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and republicans in the past. as recently as just a few months ago this past december. we accumulated a bipartisan set of ideas. we put together a package to pay for those ideas so we can put people back to work. this is about getting our economy going. this is about sending teachers back into the classroom and firefighters and cops back into our neighborhoods to keep our communities safe and our economy growing and getting stronger and stronger. that's what this is about. >> well, i'm going to take that answer to mean that the president is open to negotiations with the republican house of representatives on specific items in the bill in order to get it passed? >> well, you know, i'm not going to sit here and the day that we send a bill up start negotiating about the bill. the president has put together his ideas, a comprehensive set of ideas to get the job done. now he's saying to congress, let's move, let's act. i'm ready to go. i want to work with you. i've sent forward my ideas. it's now time for congress, the legislative branch of the government, to act on them. and we're prepared to work with you to get this done. we've also sent pay fors. we've done what we've done thus far in terms of putting ideas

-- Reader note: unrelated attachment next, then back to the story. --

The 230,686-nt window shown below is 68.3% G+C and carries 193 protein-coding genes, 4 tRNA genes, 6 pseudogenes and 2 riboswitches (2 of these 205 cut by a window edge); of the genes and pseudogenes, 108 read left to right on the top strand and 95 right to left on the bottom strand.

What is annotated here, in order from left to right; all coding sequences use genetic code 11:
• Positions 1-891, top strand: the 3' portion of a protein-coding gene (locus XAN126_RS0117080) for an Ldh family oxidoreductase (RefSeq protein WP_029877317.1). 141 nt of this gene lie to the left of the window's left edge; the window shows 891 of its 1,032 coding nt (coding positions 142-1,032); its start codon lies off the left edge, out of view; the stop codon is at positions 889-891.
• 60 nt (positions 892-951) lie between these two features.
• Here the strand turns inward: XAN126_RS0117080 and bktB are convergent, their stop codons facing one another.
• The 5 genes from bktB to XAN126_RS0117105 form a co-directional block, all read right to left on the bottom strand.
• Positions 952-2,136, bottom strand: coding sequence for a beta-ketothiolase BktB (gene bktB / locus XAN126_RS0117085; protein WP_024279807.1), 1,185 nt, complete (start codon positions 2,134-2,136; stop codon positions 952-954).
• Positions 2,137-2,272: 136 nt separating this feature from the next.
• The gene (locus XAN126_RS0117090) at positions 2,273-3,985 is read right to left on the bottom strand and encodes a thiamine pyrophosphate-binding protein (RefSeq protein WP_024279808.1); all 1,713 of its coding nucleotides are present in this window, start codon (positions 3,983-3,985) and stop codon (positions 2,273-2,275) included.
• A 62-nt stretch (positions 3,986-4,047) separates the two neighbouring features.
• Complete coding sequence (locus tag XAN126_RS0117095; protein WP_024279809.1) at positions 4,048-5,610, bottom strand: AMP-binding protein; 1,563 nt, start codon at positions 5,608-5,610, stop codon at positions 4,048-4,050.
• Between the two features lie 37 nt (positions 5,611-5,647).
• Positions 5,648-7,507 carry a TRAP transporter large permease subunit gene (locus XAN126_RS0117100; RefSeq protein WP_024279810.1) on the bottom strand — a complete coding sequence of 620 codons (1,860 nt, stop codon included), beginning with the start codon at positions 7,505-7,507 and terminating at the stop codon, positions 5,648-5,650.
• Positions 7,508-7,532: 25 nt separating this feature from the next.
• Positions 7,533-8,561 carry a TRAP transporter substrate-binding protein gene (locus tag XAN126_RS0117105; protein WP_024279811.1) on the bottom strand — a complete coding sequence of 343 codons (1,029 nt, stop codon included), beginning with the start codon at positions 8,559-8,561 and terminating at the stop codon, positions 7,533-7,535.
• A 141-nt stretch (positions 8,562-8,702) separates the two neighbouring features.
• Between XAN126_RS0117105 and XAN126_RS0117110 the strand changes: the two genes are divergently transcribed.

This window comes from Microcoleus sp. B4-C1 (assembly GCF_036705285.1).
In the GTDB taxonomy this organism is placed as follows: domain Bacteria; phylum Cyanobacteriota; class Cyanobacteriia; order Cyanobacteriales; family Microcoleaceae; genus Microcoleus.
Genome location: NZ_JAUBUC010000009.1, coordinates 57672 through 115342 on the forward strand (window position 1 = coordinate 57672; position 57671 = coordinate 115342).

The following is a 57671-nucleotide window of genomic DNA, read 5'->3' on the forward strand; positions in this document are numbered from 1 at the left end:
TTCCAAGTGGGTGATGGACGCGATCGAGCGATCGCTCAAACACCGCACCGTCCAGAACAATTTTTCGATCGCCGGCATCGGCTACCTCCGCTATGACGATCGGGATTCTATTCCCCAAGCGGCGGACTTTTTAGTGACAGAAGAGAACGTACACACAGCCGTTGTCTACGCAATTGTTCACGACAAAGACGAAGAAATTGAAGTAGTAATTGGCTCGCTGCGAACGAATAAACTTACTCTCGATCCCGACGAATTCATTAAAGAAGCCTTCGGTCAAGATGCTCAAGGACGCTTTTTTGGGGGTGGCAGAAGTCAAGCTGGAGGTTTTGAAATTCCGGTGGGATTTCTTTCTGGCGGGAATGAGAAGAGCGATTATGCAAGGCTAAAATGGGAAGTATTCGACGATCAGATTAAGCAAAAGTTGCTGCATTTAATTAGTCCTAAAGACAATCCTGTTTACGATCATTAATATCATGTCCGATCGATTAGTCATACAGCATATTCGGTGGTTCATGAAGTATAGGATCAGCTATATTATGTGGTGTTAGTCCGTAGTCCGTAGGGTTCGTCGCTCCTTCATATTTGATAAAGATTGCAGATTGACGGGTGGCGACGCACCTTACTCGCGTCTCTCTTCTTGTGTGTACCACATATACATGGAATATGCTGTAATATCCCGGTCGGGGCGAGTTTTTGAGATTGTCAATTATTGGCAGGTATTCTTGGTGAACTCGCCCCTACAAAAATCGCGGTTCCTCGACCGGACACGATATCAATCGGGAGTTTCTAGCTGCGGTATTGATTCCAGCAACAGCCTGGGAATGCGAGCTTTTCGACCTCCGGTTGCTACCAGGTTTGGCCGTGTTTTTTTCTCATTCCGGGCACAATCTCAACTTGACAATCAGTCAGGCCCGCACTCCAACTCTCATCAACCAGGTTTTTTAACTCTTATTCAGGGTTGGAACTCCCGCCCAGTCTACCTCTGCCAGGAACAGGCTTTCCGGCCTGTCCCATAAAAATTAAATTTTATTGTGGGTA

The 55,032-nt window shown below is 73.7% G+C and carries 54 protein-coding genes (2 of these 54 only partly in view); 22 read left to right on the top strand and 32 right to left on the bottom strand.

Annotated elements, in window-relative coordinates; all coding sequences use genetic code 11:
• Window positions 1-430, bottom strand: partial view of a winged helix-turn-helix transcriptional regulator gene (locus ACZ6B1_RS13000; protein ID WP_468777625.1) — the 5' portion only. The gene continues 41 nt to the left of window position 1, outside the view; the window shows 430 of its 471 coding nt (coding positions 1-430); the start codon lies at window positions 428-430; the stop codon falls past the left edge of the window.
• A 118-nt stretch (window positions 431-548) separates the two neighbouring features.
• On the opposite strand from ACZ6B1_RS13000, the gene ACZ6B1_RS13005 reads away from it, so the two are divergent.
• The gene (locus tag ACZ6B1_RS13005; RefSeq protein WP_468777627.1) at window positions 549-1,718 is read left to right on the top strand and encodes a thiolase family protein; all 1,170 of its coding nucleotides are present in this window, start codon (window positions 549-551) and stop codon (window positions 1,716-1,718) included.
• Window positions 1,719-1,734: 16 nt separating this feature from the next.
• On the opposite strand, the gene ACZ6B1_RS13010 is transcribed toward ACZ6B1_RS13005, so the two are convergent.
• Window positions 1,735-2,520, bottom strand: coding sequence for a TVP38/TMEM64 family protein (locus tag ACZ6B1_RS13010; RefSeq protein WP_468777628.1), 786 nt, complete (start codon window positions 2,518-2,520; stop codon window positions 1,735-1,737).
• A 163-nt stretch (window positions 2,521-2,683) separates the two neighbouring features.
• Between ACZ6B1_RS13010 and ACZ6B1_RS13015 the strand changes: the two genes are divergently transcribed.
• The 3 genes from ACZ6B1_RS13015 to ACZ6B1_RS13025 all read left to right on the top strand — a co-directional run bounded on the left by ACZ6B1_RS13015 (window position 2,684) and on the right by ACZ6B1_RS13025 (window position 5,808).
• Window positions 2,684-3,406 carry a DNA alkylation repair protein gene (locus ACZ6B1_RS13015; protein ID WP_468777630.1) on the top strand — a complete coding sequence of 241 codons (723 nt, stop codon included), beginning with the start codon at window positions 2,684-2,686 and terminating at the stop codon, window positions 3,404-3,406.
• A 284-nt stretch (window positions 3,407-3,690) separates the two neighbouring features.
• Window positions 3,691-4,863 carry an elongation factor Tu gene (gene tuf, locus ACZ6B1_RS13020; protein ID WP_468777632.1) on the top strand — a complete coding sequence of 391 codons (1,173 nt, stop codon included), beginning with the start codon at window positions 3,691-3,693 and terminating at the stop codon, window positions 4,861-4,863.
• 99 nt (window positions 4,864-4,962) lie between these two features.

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together, now it's time for congress to stand up and do its job. >> what makes you think the republicans will accept any of the tax revenue increase provisions in the bill? were those part of the tax revenue increase provisions that john boehner is said to have tentatively been willing to accept in his negotiations with the white house earlier over the increase in the debt ceiling? >> well, we put together a set of pay fors that we believe can get the job done and can get things moving. we put together those things -- we've actually overachieved in putting this package together. the bill costs probably about $447 billion. we're going for more than that to make sure that the bill is paid for in addition to the work that we did working with congressman boehner, with speaker boehner and others just a few months ago when we passed the budget act. so we've done all of this to make sure that we've covered the cost of the bill and now congress can act on that, can tell us what they're looking for. we're also going to be putting